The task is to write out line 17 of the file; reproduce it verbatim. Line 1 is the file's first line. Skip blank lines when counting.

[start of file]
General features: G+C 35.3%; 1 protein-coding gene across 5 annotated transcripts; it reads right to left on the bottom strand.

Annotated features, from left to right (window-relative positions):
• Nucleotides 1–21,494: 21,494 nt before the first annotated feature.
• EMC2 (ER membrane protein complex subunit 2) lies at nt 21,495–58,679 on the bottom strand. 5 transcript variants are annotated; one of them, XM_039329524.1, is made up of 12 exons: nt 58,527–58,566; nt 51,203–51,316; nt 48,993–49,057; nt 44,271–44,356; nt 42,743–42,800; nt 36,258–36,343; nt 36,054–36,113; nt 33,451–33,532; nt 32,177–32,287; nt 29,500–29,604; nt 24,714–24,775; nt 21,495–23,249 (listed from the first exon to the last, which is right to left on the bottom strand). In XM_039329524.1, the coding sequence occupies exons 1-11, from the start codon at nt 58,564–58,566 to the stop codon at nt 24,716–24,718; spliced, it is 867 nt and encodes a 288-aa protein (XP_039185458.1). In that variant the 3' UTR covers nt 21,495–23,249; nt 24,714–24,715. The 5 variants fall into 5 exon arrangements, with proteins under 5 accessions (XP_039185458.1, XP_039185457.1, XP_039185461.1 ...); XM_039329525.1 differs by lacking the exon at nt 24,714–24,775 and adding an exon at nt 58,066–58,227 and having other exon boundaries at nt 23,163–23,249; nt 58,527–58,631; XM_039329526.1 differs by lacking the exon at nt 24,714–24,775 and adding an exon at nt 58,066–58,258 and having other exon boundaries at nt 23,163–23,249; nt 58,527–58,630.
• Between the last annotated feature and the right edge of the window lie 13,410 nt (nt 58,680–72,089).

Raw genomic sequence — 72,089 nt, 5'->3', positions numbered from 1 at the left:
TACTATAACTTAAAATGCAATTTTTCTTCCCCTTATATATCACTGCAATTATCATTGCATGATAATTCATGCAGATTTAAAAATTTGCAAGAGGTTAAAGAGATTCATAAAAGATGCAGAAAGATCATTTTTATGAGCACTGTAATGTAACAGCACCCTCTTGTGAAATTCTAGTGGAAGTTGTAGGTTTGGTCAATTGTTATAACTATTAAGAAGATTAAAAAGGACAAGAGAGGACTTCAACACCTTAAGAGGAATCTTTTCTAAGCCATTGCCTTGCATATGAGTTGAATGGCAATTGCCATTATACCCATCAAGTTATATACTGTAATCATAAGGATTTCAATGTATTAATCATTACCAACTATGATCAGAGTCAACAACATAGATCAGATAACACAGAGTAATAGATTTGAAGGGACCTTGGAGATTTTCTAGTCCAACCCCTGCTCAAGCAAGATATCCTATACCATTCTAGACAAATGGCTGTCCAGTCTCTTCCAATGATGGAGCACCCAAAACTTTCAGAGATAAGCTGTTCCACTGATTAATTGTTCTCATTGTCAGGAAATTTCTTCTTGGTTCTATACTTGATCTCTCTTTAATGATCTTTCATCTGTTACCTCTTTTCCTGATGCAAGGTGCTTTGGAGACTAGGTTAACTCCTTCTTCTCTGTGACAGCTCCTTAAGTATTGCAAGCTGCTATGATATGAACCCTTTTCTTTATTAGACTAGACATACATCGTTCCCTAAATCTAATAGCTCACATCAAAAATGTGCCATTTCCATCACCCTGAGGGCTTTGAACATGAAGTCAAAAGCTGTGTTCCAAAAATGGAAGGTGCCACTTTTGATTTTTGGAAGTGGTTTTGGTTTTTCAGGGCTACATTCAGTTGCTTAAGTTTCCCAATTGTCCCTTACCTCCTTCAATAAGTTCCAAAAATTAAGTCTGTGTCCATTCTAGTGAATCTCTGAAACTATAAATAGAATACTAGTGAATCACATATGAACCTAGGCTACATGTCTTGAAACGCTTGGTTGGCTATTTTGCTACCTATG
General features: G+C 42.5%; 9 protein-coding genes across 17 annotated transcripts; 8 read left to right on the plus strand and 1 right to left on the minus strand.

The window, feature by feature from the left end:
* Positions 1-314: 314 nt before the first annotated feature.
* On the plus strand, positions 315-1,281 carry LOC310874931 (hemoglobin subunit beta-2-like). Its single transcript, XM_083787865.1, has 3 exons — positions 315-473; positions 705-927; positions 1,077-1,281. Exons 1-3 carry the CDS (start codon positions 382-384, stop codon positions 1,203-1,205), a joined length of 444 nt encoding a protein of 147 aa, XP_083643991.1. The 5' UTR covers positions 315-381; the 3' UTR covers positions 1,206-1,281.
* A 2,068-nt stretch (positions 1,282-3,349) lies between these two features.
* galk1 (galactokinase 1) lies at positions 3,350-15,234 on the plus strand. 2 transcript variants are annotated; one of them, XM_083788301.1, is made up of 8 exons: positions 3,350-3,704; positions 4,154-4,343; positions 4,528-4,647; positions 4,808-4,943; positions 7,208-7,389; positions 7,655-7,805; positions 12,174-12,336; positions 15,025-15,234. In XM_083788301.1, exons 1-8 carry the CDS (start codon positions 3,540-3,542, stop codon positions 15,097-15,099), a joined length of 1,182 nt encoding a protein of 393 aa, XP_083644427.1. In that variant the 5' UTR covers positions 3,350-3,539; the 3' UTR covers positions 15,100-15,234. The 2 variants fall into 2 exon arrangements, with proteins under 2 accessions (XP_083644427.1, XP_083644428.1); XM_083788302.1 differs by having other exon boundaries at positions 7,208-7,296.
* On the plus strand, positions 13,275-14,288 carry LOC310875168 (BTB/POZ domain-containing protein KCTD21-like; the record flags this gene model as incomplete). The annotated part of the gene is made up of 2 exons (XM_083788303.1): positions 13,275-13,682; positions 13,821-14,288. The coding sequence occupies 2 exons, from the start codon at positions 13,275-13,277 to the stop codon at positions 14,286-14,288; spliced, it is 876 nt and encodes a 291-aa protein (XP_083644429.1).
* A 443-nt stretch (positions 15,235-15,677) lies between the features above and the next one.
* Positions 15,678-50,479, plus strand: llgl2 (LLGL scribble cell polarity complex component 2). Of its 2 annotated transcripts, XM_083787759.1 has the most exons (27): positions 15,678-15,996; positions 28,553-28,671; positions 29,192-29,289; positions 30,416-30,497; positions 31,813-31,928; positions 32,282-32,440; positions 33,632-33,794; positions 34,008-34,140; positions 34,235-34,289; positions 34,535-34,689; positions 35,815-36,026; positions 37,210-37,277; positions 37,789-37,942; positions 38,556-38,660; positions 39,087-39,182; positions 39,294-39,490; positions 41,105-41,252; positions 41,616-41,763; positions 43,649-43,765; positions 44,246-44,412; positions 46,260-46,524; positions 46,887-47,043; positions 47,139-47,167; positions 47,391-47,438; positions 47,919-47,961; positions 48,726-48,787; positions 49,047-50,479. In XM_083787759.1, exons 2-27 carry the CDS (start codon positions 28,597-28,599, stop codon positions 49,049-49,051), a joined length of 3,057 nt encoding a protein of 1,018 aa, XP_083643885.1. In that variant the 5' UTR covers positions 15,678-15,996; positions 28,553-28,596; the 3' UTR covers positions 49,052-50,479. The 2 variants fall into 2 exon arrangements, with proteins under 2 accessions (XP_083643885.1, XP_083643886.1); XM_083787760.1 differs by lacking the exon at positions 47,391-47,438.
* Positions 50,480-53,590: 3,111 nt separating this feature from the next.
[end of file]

* Positions 50,480-53,590: 3,111 nt separating this feature from the next.